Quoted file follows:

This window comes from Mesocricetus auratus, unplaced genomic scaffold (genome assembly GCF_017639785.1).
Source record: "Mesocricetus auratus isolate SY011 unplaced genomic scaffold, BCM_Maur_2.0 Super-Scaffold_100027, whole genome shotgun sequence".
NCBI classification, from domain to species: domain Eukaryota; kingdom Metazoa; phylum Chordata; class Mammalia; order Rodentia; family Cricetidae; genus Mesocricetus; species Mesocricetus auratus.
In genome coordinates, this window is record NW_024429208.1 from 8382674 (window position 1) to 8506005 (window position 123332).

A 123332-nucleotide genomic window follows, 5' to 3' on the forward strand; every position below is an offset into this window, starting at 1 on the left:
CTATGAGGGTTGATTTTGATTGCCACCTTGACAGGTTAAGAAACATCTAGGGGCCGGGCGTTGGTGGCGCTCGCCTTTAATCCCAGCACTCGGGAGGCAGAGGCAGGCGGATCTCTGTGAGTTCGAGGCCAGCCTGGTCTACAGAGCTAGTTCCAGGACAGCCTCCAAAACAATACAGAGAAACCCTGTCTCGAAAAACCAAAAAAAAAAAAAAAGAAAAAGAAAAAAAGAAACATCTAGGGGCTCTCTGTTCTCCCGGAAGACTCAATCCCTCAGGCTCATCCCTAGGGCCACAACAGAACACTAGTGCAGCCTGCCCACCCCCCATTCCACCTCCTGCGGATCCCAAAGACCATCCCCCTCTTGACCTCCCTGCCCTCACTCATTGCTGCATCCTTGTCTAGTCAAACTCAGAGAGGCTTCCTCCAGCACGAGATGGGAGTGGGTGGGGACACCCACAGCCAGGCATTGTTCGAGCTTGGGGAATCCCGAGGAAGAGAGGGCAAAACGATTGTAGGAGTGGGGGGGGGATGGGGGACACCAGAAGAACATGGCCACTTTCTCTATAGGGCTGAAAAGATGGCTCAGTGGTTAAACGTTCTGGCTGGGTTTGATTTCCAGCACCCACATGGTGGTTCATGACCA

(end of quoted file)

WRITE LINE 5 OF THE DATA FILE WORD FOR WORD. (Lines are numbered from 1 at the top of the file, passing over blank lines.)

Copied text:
A 123332-nucleotide genomic window follows, 5' to 3' on the forward strand; every position below is an offset into this window, starting at 1 on the left: